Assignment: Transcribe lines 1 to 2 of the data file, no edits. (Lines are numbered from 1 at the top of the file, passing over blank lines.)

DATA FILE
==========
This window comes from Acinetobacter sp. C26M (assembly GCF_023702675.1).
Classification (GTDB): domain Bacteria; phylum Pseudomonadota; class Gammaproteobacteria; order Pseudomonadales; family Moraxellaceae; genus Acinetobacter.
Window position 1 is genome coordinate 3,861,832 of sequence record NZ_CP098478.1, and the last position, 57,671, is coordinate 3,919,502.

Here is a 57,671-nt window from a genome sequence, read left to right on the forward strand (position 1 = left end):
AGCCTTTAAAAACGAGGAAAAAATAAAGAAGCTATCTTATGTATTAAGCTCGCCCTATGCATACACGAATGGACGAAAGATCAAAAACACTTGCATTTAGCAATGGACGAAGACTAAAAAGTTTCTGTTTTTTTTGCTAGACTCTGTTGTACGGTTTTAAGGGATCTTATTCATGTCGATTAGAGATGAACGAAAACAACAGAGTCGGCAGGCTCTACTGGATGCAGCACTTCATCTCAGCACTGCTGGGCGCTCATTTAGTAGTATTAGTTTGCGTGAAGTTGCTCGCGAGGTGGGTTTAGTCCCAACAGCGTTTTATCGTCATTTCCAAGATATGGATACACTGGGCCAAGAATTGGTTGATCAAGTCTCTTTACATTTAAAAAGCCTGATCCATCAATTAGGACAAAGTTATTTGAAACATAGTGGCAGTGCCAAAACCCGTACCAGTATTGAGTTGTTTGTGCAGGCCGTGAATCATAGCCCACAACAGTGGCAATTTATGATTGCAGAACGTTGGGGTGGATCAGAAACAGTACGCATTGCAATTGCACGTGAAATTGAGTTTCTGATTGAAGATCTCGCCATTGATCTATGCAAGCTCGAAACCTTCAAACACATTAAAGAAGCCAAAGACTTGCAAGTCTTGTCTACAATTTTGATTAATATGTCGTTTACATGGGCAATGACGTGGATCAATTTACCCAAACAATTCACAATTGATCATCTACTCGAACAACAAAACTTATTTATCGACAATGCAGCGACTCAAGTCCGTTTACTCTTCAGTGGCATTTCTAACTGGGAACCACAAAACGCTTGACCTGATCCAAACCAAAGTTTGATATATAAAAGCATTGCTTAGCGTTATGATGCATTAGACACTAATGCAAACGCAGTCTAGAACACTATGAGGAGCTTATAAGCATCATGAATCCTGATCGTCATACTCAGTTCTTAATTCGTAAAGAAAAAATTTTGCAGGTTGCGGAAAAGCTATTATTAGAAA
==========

This window comes from Acinetobacter sp. C26M (assembly GCF_023702675.1).
Classification (GTDB): domain Bacteria; phylum Pseudomonadota; class Gammaproteobacteria; order Pseudomonadales; family Moraxellaceae; genus Acinetobacter.